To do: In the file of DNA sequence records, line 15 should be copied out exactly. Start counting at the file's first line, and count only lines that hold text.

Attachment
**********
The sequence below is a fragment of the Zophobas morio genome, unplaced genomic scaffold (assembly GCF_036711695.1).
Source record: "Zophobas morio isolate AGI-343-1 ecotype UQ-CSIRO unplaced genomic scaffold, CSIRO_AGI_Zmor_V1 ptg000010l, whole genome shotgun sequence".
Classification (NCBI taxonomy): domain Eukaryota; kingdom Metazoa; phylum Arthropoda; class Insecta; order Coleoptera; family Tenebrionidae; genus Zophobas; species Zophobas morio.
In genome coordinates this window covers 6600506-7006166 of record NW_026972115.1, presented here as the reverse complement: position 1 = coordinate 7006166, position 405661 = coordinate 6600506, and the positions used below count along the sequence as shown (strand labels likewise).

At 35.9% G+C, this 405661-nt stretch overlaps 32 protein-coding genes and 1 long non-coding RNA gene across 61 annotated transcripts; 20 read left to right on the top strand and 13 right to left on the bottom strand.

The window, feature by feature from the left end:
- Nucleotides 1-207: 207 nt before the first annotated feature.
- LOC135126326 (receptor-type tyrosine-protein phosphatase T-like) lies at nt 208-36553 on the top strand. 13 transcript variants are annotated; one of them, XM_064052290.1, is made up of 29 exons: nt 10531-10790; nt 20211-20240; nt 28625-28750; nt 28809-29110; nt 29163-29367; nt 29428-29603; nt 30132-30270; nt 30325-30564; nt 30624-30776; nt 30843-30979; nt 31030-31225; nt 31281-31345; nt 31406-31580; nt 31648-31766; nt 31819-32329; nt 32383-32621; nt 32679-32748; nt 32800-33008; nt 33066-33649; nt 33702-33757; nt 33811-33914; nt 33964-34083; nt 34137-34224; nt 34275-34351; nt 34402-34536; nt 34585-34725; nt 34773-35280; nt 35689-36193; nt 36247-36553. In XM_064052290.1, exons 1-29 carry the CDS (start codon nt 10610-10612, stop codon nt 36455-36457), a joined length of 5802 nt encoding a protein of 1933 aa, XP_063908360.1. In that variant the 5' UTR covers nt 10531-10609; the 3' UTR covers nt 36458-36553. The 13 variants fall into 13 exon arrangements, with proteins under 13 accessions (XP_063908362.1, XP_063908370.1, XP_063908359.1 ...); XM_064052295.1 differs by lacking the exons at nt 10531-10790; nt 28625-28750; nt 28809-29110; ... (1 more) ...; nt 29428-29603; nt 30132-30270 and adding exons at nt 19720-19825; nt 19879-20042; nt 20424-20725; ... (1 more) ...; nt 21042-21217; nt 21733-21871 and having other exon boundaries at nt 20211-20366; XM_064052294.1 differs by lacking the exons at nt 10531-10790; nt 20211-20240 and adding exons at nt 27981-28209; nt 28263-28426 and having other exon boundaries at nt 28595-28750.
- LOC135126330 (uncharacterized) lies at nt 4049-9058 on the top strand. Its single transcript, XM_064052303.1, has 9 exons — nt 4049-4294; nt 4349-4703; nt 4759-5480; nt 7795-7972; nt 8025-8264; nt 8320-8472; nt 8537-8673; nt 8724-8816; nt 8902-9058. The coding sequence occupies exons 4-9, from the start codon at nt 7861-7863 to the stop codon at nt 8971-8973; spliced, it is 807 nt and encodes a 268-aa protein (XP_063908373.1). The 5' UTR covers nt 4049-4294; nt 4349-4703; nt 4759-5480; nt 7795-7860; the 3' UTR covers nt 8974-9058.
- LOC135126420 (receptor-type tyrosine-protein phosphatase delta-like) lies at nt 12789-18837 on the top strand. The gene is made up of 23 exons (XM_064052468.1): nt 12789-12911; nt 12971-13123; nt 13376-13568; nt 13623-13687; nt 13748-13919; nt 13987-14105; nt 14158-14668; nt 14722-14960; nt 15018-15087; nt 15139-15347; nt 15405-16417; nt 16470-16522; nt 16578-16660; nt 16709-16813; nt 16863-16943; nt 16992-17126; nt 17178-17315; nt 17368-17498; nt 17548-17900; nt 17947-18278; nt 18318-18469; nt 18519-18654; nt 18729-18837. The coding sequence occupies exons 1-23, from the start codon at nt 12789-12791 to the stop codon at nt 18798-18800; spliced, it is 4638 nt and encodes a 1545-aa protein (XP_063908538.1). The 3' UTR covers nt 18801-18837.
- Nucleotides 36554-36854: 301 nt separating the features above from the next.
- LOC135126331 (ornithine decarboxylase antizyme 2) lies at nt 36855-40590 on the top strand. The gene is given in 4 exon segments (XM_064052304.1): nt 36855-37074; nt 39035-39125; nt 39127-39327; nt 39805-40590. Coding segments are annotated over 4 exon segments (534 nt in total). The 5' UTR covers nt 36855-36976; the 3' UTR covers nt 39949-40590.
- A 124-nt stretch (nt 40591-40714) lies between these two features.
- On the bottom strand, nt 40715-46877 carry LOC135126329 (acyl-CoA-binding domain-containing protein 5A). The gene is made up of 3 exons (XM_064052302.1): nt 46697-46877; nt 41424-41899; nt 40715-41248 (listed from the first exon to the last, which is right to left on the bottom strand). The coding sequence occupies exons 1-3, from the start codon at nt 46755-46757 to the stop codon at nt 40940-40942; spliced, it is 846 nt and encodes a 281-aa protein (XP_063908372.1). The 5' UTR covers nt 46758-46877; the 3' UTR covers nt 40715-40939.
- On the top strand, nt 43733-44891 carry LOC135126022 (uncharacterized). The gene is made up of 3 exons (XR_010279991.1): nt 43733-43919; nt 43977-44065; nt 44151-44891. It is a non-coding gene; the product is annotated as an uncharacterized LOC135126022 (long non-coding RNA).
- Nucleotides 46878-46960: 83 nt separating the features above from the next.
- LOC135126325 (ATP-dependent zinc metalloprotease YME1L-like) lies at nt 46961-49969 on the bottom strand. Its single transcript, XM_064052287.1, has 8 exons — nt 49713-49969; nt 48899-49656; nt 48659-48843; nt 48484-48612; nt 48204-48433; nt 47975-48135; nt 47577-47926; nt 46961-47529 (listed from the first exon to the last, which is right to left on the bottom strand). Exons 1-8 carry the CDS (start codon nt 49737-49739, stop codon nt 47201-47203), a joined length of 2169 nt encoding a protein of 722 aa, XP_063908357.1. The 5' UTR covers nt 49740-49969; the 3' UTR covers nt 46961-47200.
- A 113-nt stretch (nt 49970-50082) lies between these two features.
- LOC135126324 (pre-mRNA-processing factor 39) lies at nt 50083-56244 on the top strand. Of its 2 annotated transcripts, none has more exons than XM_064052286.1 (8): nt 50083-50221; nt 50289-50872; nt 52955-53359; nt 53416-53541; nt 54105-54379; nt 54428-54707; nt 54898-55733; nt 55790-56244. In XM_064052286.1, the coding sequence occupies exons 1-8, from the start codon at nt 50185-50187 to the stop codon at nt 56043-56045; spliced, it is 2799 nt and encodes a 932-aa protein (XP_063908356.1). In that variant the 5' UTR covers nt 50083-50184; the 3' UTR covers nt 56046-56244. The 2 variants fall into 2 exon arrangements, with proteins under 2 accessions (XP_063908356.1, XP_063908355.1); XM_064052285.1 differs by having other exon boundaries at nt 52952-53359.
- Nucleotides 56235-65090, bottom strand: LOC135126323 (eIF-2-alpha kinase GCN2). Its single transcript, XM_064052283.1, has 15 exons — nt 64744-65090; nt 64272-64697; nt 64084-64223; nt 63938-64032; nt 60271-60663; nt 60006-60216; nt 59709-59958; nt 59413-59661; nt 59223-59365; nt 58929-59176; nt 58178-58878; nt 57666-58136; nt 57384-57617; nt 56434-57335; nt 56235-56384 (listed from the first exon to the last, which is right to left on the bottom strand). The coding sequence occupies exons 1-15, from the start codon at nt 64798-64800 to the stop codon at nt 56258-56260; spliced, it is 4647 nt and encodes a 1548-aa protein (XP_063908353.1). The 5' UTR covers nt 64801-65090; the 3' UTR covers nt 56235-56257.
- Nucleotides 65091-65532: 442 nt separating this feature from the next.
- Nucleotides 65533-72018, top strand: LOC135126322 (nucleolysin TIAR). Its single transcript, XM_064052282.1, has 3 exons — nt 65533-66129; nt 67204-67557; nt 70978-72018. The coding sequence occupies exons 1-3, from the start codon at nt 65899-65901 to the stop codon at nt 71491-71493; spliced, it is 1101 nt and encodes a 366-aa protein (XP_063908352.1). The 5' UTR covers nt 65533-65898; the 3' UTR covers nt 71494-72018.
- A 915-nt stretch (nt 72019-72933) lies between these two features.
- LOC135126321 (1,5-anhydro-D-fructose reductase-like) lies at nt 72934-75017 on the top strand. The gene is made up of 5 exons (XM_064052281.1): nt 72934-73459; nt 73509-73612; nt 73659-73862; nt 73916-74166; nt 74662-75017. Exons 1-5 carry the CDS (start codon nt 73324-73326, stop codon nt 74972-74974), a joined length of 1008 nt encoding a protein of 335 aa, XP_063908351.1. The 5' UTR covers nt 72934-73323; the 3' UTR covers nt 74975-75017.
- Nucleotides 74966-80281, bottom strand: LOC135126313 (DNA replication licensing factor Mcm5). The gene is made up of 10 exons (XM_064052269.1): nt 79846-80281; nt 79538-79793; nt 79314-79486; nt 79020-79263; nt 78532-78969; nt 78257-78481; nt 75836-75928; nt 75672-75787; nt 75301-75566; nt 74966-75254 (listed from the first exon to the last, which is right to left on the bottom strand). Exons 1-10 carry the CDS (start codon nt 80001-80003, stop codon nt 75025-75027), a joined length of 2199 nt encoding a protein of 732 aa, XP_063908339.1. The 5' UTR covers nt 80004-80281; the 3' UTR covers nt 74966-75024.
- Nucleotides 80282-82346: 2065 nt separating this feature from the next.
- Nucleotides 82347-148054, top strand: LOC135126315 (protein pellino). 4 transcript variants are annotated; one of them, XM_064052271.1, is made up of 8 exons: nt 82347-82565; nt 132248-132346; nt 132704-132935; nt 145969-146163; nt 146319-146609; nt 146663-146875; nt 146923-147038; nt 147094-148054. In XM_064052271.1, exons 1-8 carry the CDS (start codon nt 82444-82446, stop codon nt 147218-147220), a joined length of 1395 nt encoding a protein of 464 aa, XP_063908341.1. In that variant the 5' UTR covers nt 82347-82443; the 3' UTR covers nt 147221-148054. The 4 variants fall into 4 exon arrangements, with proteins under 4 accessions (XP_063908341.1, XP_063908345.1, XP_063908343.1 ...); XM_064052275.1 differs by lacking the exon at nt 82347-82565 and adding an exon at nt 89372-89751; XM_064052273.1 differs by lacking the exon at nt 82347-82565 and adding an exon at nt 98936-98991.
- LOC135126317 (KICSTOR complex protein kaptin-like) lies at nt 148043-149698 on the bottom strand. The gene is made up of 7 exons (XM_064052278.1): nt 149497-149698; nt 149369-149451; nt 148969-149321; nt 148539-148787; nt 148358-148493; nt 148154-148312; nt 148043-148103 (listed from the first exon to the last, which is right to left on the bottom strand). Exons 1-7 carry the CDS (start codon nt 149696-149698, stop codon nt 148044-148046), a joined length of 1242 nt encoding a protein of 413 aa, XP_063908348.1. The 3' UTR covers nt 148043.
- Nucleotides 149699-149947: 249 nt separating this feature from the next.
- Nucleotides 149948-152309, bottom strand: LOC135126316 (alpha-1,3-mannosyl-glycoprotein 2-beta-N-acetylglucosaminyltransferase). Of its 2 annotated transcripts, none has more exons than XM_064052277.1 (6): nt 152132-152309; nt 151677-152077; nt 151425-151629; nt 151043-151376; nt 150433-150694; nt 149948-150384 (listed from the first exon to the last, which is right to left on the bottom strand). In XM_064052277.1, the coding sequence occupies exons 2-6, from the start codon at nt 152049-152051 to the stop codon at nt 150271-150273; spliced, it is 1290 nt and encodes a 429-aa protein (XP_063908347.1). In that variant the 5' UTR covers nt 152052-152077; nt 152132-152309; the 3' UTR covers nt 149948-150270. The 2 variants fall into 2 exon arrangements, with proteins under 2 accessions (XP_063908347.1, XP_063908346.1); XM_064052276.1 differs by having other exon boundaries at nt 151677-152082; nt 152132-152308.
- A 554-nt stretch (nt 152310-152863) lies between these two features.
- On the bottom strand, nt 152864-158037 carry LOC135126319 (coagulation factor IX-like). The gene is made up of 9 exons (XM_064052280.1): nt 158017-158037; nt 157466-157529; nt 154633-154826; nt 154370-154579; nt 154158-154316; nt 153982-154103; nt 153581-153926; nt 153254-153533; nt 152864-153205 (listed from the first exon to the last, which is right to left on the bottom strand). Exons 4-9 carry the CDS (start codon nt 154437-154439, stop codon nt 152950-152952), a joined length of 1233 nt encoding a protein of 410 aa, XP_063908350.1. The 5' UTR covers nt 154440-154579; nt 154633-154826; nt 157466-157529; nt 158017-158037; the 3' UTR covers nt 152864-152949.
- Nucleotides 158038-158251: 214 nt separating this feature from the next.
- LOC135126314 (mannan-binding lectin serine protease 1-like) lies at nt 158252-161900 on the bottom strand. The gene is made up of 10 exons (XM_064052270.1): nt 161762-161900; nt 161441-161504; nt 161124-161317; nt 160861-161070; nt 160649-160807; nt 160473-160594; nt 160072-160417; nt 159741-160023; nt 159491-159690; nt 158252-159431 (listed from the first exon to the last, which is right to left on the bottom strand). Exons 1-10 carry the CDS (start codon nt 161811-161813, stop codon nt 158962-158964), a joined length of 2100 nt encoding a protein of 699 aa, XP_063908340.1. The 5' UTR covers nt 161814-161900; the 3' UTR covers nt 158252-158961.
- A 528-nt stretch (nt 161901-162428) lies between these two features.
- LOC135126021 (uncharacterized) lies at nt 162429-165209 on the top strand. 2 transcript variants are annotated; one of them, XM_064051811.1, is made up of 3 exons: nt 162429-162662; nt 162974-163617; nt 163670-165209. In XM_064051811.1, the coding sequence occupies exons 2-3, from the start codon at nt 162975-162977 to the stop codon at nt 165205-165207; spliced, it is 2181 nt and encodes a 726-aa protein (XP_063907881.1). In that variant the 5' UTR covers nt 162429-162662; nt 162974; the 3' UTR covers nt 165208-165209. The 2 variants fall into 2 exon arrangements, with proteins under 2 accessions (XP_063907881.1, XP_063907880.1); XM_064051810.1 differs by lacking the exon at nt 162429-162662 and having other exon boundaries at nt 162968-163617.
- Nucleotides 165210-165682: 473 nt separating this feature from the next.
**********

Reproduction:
- On the top strand, nt 43733-44891 carry LOC135126022 (uncharacterized). The gene is made up of 3 exons (XR_010279991.1): nt 43733-43919; nt 43977-44065; nt 44151-44891. It is a non-coding gene; the product is annotated as an uncharacterized LOC135126022 (long non-coding RNA).